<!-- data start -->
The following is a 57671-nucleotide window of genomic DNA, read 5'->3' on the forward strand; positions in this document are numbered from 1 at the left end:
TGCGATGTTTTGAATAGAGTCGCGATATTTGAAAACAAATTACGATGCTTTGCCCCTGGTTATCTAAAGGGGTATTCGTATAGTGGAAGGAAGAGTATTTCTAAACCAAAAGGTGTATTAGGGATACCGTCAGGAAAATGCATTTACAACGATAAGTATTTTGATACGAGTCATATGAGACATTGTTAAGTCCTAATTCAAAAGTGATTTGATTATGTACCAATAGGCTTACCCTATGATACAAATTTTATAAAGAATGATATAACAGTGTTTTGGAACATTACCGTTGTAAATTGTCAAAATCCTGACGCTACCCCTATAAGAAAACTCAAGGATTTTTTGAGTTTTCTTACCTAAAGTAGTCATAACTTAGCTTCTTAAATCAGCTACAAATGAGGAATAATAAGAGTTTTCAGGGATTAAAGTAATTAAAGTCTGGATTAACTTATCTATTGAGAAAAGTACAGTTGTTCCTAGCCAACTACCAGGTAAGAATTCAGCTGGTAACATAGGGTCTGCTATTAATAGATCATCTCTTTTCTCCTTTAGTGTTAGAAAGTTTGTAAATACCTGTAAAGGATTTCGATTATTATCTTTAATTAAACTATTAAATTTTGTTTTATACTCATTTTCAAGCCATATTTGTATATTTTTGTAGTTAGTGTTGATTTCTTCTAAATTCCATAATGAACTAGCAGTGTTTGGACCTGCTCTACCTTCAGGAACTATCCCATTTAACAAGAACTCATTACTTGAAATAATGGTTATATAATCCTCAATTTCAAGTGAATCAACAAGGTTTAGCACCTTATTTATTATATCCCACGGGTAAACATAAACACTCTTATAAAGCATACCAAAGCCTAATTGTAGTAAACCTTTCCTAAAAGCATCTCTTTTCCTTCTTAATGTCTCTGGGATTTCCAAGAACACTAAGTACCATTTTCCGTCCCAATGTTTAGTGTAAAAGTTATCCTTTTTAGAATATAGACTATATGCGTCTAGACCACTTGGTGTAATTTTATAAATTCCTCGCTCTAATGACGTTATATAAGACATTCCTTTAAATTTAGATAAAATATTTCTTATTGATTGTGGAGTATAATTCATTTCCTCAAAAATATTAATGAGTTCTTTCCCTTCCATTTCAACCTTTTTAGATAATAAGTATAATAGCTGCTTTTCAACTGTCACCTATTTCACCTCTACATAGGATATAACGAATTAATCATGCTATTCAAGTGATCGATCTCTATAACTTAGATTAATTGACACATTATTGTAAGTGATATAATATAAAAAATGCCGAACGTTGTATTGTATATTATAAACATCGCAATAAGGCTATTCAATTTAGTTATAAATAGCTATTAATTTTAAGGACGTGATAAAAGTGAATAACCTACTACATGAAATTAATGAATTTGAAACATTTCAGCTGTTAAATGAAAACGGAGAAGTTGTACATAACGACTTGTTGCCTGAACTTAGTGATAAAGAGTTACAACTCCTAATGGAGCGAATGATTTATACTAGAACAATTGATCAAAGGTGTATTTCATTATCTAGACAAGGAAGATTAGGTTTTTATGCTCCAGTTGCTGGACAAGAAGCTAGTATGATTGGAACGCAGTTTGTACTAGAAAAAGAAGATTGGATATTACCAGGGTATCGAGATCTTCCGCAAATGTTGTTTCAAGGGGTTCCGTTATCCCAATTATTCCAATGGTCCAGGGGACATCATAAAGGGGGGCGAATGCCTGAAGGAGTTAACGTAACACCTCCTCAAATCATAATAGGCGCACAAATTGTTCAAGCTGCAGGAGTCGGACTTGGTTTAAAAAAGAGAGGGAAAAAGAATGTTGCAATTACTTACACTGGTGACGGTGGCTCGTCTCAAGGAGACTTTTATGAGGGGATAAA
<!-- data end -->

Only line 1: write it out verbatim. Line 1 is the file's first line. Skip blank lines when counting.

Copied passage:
The following is a 57671-nucleotide window of genomic DNA, read 5'->3' on the forward strand; positions in this document are numbered from 1 at the left end: